“Stitching together the complex and multiple intersections between film, cities, urban cultures and globalisation is no simple task, as any number of very good single-authored works will demonstrate. Despite these difficulties, Shiel and Fitzmaurice’s excellent anthology rises to the occasion and, in the process, pushes film studies beyond its usual terrain of textual, audience and production analyses to relocate the subject matter within urban sociology […] As the relationship between film and the city continue to develop as a focus of critical inquiry, Cinema and the City stands as one of the more accessible and innovative entry-points into the issues […] a welcome addition to the reading-lists of graduate and undergraduate courses in film studies and urban studies/sociology.” — Joe Austin, Urban Studies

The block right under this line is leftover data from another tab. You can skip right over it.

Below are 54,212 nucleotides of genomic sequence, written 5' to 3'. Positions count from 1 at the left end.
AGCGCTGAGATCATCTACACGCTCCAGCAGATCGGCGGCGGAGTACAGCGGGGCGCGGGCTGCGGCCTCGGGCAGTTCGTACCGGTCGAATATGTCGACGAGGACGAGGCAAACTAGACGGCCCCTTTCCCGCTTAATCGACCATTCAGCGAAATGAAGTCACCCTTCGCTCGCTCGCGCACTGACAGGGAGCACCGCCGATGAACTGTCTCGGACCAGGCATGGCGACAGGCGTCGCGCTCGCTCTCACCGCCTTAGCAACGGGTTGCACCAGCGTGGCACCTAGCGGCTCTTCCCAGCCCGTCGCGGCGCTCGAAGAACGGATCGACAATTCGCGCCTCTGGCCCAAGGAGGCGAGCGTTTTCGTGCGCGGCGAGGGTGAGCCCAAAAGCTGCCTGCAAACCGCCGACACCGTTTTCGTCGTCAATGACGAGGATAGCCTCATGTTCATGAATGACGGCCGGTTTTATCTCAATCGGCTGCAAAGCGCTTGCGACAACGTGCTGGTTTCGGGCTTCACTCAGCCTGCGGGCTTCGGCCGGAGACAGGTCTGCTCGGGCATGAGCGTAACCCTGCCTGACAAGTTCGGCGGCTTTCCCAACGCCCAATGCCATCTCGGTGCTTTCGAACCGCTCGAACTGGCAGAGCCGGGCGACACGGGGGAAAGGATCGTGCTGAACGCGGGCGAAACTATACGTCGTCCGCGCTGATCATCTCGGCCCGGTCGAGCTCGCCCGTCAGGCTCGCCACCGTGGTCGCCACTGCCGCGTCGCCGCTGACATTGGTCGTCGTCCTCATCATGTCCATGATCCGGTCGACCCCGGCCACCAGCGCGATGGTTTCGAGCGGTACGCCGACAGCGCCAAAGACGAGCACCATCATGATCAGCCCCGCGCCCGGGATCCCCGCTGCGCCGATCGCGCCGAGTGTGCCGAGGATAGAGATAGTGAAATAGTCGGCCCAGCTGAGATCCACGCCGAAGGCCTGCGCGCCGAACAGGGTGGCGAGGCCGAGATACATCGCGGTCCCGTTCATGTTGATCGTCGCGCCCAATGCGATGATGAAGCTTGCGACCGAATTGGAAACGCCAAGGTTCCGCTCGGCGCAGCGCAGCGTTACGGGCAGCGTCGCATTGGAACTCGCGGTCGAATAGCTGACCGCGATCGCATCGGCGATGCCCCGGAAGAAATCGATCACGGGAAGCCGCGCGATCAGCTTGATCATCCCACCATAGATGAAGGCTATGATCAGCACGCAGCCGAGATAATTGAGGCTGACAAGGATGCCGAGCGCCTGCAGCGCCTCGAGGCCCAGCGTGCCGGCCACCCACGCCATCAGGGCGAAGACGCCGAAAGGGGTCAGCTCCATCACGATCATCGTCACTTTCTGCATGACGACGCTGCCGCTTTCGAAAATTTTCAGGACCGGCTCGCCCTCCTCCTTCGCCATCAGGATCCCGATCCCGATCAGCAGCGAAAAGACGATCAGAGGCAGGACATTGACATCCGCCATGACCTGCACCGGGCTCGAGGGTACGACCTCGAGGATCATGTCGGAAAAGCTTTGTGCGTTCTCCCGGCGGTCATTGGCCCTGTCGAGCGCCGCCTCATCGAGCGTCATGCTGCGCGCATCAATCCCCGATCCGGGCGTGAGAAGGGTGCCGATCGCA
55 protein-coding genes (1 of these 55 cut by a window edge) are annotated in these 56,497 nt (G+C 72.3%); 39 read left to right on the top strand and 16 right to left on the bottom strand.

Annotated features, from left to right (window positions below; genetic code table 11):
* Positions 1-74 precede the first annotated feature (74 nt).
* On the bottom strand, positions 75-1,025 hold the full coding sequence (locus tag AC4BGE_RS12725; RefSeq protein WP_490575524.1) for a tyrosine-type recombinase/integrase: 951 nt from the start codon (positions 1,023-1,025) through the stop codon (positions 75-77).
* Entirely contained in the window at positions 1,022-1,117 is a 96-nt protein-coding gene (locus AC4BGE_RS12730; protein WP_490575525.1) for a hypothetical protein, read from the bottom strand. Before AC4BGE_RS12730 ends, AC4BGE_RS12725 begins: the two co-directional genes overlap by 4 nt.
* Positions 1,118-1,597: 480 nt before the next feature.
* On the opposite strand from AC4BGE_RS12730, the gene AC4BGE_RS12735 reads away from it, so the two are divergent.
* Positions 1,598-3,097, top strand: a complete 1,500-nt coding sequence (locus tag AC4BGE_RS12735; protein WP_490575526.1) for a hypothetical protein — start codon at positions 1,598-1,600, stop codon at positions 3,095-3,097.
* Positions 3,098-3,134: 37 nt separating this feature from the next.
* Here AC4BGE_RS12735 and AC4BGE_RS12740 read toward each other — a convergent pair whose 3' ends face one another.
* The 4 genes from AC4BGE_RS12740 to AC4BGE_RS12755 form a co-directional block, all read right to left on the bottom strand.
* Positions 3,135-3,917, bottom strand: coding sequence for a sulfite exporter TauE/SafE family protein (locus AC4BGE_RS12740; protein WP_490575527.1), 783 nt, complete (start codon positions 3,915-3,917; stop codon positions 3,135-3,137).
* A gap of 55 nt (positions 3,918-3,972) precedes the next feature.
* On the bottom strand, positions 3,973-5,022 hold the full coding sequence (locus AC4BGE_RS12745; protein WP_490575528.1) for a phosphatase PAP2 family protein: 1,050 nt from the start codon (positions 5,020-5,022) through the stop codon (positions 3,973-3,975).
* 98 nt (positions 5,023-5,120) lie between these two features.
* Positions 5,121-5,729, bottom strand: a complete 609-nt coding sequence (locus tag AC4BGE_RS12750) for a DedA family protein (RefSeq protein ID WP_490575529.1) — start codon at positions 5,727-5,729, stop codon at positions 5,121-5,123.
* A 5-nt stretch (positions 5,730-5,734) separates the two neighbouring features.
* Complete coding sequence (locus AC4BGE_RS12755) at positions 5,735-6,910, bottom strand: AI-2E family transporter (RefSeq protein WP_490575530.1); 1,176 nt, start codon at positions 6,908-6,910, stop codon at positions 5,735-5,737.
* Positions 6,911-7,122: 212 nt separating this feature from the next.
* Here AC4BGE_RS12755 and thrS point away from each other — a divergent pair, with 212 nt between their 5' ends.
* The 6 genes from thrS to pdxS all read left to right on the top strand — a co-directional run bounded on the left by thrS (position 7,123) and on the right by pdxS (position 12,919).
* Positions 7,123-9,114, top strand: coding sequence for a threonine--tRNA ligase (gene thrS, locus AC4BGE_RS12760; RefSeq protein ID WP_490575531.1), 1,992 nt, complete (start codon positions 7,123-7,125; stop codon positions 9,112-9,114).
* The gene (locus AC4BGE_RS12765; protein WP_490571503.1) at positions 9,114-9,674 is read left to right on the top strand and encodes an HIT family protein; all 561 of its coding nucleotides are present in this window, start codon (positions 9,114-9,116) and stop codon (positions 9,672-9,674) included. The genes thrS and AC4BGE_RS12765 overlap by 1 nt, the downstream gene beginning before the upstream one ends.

Working with Criterion DVD producer, Johanna Schiller, I contributed a 39 minute documentary on Italian cinema of the 1940s and ’50s, “Life as It Is: The Neorealist Movement in Italy”.

“Comprehensive, informed, interesting and unpretentiously delivered, this is excellent.” — The Digital Fix.com